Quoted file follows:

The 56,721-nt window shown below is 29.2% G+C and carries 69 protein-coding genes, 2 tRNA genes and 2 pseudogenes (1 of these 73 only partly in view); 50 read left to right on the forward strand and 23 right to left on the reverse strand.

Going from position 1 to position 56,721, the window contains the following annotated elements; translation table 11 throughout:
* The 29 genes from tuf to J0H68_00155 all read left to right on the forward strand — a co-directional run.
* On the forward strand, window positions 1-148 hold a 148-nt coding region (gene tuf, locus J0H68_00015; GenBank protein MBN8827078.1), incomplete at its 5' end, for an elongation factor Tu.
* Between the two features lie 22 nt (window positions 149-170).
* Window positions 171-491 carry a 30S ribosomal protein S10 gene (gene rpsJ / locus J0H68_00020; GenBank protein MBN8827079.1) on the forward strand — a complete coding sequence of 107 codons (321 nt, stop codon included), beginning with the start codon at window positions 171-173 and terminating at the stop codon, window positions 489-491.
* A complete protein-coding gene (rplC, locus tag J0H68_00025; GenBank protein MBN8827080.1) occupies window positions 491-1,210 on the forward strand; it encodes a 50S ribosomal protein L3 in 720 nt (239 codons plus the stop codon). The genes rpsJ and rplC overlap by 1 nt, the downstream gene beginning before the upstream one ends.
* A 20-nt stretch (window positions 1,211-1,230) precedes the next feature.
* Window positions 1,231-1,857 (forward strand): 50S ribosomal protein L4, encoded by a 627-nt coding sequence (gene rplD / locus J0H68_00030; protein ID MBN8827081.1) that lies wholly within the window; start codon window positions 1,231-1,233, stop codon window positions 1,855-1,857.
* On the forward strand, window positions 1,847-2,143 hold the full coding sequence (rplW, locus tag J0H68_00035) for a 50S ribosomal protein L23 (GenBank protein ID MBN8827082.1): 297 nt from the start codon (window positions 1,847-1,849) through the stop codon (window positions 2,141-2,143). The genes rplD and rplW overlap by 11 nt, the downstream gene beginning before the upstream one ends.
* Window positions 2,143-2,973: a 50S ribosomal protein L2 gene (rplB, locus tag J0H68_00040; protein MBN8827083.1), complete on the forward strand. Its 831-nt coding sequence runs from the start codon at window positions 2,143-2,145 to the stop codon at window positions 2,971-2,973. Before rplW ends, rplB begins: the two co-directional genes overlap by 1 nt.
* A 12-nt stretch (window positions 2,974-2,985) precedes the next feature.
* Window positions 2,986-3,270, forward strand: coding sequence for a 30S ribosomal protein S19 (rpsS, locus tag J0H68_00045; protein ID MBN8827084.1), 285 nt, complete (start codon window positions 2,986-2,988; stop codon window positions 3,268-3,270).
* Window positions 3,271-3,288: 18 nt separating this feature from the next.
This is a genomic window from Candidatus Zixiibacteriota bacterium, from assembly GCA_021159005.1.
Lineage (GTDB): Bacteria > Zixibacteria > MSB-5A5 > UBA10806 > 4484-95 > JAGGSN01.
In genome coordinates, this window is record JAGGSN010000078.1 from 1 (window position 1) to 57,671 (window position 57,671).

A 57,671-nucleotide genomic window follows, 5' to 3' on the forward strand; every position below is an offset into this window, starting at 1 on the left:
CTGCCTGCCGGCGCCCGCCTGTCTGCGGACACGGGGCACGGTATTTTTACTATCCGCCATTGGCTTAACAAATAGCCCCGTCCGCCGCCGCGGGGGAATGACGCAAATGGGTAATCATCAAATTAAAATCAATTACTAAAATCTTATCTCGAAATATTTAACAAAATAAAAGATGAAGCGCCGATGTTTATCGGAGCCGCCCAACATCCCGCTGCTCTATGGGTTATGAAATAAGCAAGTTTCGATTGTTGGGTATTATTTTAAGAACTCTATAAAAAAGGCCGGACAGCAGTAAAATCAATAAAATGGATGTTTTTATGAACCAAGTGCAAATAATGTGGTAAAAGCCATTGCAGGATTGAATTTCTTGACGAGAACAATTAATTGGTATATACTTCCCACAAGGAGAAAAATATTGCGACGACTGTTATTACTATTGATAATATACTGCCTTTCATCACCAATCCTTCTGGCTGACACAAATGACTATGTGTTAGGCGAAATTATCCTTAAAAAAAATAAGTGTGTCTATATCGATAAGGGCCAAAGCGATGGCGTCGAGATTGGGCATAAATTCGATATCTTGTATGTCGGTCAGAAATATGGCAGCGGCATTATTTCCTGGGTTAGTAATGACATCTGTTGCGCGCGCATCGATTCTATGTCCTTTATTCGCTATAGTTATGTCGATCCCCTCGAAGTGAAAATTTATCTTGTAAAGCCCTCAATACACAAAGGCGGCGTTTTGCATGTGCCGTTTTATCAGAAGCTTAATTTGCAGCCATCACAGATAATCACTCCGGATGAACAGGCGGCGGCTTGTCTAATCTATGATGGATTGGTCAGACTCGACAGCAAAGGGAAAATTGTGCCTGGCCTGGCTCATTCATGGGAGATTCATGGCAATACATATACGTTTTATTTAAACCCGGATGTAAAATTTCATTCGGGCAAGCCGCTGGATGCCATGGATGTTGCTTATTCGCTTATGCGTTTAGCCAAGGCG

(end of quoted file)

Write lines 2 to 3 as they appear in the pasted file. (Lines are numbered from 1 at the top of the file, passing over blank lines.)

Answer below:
Going from position 1 to position 56,721, the window contains the following annotated elements; translation table 11 throughout:
* The 29 genes from tuf to J0H68_00155 all read left to right on the forward strand — a co-directional run.